Going whole hog (or cow… or lamb…)

Thanks to The Ethicurean, we found this story on the increasing trend of people buying quarter, half, and even whole animals directly from the farmers who raise them. There are several opportunities locally to do this.

Of course our favorite source for local, humanely-raised beef free of antibiotics and hormones is Neola Farms. Cattle at Neola farms eat their choice of corn, hay, and grass to get them to their finished weight. For many folks, corn as cattle food is controversial. For me, the Neola Farms approach isn’t. The corn is raised by the farmer’s son, and the cattle do not live in the horrific conditions found in industrial feed lots. Neola Farms also has the advantage of offering individual cuts of beef.

If you insist on grass-fed beef, M4-D Ranch in Bartlett raises cattle that are finished on grass. They process cows quarterly in January, April, June, and October. A $50 deposit is required, but you will be assured of quality meat that is only as far as your freezer.

A bit farther away is Newman Farm in Myrtle, Missouri. Newman raises the Berkshire pigs mentioned in the article. Newman pigs also escape the horrific conditions of industrial farms. In fact, aside from the fact that they are born to die (Aren’t we all?), Newman pigs live an idyllic life roaming pastures and oak glens. They are never given antibiotics or hormones. They are fed natural grains and never animal by-products. Newman pork products are available through Heritage Foods USA.

One last place locally that we love is Jerusalem Market. We have bought both lamb and goat from them. We have always gotten excellent help and advice. We also get beautiful, fresh cuts straight from the animal whenever we ask. We shop at a big “animal-friendly” chain like Wild Oats because we have a fair amount of trust in them. But what leads us to trust a small market? We trust them because the meat and much of the food is Halal.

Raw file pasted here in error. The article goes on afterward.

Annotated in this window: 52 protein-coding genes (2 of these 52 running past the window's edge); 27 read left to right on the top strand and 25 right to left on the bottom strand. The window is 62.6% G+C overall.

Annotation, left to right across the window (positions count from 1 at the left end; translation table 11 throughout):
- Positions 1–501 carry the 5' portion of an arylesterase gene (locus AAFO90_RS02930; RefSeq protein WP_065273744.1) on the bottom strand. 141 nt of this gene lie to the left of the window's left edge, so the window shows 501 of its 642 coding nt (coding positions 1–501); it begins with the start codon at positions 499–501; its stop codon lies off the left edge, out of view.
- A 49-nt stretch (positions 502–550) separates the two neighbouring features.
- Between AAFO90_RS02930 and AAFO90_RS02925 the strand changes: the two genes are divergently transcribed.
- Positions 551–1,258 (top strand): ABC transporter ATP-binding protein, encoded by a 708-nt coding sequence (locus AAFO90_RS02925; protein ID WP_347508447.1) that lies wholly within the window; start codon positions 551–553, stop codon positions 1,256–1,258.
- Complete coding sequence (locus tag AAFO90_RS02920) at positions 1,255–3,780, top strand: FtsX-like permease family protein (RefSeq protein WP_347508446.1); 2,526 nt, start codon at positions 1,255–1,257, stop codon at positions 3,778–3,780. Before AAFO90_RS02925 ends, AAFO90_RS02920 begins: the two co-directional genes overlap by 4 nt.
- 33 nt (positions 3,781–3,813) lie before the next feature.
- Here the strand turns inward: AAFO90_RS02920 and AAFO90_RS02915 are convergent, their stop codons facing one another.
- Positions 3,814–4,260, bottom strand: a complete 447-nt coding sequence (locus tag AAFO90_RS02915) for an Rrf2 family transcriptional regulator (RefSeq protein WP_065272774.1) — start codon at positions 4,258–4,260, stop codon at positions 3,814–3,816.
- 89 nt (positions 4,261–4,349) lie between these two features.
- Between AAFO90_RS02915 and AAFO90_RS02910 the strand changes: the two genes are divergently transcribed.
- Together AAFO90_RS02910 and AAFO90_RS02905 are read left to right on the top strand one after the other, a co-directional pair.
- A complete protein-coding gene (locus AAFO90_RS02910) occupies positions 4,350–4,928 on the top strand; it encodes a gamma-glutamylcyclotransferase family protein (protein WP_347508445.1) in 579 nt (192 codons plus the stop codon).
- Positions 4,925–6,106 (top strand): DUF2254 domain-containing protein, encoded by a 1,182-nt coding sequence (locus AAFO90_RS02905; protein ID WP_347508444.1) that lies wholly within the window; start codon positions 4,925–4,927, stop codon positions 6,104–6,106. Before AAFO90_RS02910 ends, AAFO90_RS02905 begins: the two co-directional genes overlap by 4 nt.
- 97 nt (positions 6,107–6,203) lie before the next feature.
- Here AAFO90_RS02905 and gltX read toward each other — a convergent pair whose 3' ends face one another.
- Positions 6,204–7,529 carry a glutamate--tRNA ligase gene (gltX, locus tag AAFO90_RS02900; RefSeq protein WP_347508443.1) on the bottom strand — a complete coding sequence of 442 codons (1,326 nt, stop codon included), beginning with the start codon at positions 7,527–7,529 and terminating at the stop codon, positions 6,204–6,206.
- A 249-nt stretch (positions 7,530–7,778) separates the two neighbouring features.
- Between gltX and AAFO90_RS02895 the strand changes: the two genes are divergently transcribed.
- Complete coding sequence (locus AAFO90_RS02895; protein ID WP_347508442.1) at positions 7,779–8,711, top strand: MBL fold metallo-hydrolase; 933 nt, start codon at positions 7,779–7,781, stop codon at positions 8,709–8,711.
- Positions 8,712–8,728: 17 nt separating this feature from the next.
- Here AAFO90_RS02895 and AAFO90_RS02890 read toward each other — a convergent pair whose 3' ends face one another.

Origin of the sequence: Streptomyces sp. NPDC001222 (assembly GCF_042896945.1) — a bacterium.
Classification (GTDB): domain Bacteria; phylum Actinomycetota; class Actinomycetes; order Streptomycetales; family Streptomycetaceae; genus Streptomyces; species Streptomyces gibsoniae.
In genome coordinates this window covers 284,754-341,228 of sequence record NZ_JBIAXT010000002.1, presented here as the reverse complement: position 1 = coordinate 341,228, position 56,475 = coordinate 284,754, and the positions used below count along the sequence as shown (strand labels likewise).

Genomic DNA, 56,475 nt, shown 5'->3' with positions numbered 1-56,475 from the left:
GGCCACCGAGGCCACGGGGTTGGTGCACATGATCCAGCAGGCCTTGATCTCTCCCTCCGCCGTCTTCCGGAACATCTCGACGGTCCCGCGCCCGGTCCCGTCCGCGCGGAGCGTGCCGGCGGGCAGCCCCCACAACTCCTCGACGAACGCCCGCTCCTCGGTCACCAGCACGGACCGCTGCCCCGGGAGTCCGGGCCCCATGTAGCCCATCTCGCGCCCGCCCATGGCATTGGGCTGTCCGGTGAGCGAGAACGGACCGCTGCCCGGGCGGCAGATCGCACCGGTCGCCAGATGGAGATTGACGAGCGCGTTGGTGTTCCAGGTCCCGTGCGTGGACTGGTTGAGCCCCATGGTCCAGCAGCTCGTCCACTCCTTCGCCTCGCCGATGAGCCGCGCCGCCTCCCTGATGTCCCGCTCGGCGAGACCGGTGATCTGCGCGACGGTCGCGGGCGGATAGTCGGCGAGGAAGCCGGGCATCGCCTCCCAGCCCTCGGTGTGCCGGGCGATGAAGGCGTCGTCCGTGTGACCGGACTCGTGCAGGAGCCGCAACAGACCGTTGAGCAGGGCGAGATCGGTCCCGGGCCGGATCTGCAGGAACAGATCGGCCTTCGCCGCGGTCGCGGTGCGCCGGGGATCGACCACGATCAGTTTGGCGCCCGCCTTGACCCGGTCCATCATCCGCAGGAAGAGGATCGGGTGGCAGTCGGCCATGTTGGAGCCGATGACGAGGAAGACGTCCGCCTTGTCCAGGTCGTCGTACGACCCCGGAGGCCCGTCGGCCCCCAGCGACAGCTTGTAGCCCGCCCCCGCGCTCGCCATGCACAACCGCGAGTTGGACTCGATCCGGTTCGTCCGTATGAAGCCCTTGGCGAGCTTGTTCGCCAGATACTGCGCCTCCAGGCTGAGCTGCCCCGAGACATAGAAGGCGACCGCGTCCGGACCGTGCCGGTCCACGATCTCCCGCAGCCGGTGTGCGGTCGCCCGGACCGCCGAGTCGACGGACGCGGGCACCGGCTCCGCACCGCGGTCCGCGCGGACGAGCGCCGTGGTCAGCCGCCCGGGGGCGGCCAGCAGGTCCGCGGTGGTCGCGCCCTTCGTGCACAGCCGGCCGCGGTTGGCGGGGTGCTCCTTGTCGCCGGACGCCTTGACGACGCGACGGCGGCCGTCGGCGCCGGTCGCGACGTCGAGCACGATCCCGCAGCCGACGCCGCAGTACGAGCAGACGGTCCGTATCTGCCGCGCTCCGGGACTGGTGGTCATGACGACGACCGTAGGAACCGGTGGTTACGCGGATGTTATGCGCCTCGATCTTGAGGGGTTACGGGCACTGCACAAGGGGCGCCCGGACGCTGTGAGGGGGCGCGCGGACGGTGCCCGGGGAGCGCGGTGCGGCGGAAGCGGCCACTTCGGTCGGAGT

Islam teaches, “God has indeed prescribed that all things should be done in a proficient manner. Thus when you kill, kill properly and when you slaughter, slaughter well. Let each one of you sharpen his blade and let him spare suffering to the animal he is slaughtering.” Currently in the UK, there is a controversy over regulations that would make halal slaughter illegal. I am far from an expert on the Islamic world, but I would rather include than vilify. The next time I go shopping at Jerusalem Market I plan to ask more about the source of their meat. True halal meat would certainly be the sort of food we would like to eat.

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2 thoughts on “Going whole hog (or cow… or lamb…)

  • May 28, 2007 at 7:37 am
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    So after a gastro-intestinally challenging week in NOLA, we have decided to go meat free for a while, but you are making it very difficult.

  • May 28, 2007 at 8:12 am
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    Hi fellow Slow Foodies. Over at my homestead we have become devoted customers of M4-D ranch and love buying directly from the family there. We are a bit picky about the whole “grass-fed” thing but different strokes, you know? Anyway, we highly recommend the experience and would be happy to give any feedback needed to support their business. They also do a fall lamb processing and are looking at the possibility of starting a CSA (Community Supported Agriculture) box program in the future.

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